"I know it's a crazy idea," said pastor Kelly Lohrke, whose 600 members attend services in Kansas City, Kan., and nearby Lee's Summit, Mo. "I know it's a radical idea. Christians can have fun with their faith and sharing their faith."
Lohrke said he came up with the idea out of frustration over the removal of crosses, nativity scenes and other religious symbols from public view.
Several groups have pushed the issue this year, with the American Humanist Association plastering ads on Washington, D.C., buses that proclaim "Why believe in god? Just be good for goodness' sake." That story motivated Lohrke protest.
Lohrke, whose church is part of Rancho Cucamonga, Calif.-based Praise Chapel Fellowship of Churches and Ministers International, isn't convinced the founding fathers intended separation of church and state to mean the end of Jesus displayed publicly for holidays.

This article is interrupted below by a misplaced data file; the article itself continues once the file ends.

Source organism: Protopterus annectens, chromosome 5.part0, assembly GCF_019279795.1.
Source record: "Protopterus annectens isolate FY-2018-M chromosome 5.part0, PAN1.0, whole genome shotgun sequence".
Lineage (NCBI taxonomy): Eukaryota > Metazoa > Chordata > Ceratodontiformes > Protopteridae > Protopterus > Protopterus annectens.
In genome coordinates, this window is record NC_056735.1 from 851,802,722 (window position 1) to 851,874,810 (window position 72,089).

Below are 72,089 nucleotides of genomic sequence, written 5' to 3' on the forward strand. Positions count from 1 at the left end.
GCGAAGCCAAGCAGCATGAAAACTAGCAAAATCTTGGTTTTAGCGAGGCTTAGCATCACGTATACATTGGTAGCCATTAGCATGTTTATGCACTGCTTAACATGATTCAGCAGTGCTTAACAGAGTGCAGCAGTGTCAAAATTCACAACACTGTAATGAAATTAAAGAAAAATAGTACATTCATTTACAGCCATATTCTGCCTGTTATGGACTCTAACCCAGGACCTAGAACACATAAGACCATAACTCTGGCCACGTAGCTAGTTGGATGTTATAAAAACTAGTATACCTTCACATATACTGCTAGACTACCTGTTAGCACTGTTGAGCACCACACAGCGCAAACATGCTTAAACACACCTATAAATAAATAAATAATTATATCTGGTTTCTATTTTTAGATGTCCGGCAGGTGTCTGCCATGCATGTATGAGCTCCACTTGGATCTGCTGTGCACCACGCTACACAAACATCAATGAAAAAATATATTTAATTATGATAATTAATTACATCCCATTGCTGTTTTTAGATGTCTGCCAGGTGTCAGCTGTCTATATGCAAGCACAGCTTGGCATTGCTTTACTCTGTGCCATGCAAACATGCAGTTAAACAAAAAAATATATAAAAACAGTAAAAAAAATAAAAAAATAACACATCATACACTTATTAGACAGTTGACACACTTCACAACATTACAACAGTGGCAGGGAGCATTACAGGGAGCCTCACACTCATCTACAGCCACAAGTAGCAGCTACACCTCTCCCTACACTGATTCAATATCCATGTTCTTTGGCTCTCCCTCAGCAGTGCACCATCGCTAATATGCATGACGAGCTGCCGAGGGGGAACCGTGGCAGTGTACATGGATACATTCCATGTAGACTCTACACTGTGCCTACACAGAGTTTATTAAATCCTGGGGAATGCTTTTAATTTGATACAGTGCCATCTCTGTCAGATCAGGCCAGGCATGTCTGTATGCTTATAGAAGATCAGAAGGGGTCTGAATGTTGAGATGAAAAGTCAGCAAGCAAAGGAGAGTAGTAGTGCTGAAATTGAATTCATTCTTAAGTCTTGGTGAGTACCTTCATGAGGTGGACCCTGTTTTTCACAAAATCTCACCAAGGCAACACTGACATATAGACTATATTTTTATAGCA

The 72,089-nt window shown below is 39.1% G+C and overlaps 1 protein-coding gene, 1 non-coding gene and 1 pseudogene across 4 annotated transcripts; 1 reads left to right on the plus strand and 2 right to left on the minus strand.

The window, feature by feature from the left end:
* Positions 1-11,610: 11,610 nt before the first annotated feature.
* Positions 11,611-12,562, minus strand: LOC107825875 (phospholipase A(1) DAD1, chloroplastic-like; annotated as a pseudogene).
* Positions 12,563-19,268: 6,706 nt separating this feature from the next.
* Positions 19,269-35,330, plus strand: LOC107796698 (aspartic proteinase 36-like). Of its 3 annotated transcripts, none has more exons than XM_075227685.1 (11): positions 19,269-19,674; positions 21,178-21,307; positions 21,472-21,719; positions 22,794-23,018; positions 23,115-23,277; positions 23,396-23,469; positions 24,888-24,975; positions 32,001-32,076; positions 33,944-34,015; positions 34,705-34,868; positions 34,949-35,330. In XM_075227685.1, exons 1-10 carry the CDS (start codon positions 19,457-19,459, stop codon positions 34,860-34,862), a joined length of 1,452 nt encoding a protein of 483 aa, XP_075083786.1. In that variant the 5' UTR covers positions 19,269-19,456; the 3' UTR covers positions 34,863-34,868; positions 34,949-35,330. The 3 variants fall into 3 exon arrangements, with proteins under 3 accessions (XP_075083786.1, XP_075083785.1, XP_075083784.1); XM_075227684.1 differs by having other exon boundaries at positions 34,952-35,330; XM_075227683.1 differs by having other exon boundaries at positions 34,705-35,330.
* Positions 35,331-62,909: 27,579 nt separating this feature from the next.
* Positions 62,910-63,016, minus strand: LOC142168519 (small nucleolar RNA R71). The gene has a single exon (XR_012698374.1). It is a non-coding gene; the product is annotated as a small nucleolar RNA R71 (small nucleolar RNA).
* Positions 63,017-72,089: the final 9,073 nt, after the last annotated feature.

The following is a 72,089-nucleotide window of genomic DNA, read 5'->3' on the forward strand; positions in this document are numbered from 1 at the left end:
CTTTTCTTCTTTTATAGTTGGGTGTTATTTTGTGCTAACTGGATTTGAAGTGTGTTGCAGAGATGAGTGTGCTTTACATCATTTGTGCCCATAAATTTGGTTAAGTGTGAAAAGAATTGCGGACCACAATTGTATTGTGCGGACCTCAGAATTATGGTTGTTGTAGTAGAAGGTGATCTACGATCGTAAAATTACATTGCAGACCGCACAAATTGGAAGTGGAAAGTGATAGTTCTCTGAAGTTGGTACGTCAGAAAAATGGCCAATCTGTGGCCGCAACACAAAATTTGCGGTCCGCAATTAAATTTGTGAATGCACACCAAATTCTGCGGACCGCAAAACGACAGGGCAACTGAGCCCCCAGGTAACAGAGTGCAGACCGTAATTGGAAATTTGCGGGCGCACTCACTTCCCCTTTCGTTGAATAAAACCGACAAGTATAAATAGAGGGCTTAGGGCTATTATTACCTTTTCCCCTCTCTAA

"It's just absurd," he said, "that Jesus is taken out."
Lohrke brought up the idea at services on Dec. 14, telling parishioners: "We aren't going to preach." If asked about their attire, he said, participants are free to share their faith.
"We've gotten nothing but positives," said Lohrke, who has dressed like Jesus at a Starbucks, a Target store and a post office.